Skip Nav
Why You Should Think Twice Before Judging "Big Kids" Trick-or-Treating
Food and Activities
37 Scarily Cute Halloween Sweets
Kid Shopping
16 Costume Ideas For Kids Who Don't Like Costumes

How to Explain Menstruation

5 Tips For Talking to Your Daughter About Her Period

With some girls starting their period as young as 9-years-old, moms need to start having the period conversation early. But it can be an awkward subject to discuss, let alone just bring up out of the blue! Here's some advice from our readers on how to start talking to and preparing your daughter for her period.

1. Start Talking Early, and Talk Often

As one mom, Deanna J., points out, bathroom privacy for moms is a luxury. At some point, your child is likely to wander in while you're changing a sanitary pad or hunting for tampons. That's the moment to start talking to your daughter.

Several moms note that while starting the conversation can be tough, it's easier once you get going. Pam B. says menstruation is part of growing up and suggests talking about how it is natural and a sign that your daughter's body is changing (and will ultimately look more like yours) will put it in context for your daughter. 


2. Be Age-Appropriate, Not Evasive

It isn't uncommon to get caught off guard and unprepared to talk, as Cindy S. was when her 8-year-old was in the bathroom with her. She skipped the specifics "other then it happens once a month" and showed her daughter the feminine hygiene products she uses.

Brittany T. has already starting talking to her 4-year-old about "big girl" things without lying or misleading her. "I explain to her in a way that I feel is age appropriate," she says.

Both mothers have the right idea. Speaking more generally with younger children is better than giving them more information than they can process. The most important thing is to tell them something honest; being evasive adds a sense of secrecy that can make you and your daughter uncomfortable.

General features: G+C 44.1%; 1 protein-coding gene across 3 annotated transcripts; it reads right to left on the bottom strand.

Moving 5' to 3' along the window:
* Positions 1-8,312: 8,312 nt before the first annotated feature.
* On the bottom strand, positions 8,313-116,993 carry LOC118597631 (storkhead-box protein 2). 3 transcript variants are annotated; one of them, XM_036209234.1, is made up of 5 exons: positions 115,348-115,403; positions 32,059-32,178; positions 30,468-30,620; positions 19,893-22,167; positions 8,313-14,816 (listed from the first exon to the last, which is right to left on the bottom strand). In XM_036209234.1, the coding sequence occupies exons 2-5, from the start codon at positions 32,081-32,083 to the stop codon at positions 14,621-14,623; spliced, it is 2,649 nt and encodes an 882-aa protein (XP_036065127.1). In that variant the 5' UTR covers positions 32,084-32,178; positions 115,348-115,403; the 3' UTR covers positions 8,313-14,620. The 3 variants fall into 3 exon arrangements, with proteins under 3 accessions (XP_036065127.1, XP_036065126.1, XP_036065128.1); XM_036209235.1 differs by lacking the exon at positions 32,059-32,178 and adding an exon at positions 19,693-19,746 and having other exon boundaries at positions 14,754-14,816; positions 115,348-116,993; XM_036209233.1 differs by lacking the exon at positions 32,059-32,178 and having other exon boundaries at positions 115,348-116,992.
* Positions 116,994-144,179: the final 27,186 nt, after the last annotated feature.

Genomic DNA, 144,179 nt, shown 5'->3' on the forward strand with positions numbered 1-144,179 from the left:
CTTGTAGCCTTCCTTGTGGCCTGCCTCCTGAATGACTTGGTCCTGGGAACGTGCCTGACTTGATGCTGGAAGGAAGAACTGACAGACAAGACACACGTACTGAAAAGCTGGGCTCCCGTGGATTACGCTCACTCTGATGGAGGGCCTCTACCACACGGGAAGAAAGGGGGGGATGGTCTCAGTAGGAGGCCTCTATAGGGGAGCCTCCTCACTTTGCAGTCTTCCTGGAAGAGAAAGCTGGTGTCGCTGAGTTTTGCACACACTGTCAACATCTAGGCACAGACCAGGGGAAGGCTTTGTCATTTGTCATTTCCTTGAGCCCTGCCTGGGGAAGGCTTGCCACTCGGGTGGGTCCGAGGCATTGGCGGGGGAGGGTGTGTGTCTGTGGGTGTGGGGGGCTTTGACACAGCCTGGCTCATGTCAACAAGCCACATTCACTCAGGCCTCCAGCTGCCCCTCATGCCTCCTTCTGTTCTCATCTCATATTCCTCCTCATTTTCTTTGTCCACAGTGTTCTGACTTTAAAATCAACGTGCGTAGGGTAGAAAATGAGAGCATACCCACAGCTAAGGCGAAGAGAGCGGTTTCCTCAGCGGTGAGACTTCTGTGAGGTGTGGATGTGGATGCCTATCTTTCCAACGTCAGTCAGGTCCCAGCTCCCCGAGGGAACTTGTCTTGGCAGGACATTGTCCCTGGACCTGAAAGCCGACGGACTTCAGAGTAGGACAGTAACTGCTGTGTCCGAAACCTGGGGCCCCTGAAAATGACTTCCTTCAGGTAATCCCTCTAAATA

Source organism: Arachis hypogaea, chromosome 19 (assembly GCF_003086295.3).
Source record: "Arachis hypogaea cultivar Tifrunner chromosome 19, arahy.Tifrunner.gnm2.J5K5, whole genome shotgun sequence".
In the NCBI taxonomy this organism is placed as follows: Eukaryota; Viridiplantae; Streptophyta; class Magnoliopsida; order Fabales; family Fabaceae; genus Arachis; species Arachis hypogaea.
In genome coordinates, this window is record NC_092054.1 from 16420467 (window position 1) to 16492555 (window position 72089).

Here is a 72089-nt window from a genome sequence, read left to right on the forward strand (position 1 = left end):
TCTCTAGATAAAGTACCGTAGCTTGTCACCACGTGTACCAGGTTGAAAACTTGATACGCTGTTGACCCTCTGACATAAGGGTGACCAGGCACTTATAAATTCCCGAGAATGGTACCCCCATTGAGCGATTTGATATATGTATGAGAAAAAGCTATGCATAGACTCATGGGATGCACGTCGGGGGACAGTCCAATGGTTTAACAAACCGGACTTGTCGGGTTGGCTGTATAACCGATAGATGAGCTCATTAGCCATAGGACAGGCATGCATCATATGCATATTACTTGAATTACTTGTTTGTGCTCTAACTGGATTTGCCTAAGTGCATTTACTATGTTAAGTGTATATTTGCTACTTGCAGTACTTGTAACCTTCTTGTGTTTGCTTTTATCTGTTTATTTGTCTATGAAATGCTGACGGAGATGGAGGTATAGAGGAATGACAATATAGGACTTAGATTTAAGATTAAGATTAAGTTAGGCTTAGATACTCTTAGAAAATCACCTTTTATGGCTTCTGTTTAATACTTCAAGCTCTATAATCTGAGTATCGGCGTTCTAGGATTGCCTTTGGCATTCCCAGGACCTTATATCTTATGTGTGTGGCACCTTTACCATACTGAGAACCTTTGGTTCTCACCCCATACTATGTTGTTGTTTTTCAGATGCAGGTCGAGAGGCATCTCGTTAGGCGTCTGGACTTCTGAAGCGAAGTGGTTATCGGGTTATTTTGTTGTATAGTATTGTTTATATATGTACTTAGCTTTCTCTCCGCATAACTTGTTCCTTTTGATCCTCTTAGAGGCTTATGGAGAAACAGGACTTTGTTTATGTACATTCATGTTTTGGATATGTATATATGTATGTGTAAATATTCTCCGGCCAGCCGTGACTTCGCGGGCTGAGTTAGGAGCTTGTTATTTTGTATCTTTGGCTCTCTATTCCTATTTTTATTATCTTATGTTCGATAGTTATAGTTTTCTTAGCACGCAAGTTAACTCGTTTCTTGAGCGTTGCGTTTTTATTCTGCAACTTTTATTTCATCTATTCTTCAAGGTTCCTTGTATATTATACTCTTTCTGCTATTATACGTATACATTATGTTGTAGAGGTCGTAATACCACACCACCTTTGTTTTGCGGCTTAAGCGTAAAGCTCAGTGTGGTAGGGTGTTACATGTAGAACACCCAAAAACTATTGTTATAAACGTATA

Laura C.'s  philosophy is: "If they are old enough to ask then they deserve a truthful answer." She has been answering her preadolescent daughter's questions since she was 5.

3. Look For "Teachable Moments"

Those questions are "teachable moments." In the classroom, a teachable moment happens when an ideal situation arises in which to teach a concept or reinforce an idea. Teachable moments happen in real life, too. Grab on to them when you can! Leeann G. says she and her 11-year-old daughter have had dozens of "mini discussions" that often happen while watching TV or movies.

With the number of tampon ads on kids' TV channels and sexual content on shows you might not expect, there are plenty of opportunities to open a discussion with your daughter. It can happen as simply as asking her, "Do you know what product that commercial was selling?"

4. Ask Questions 

Once puberty approaches, it's time to talk more seriously. While some girls start developing breasts as early as 8, most seem to do so between the ages of 9 and 11. Many moms suggest talking to girls in this age range in very simple terms, explaining that soon she will begin to menstruate or "get her period" and to discuss what that means practically as well as what's happening physically.

It's possible she already knows more than you think, but don't assume what she knows is correct. Asking her what she already knows can help you avoid some of the eye-rolling and "Mo-om, I already know that!" reactions so common with preteen girls. It also gives you the chance to correct information she's gotten wrong or, as Farrah A. puts it, catch her "before [she] gets different versions and becomes confused."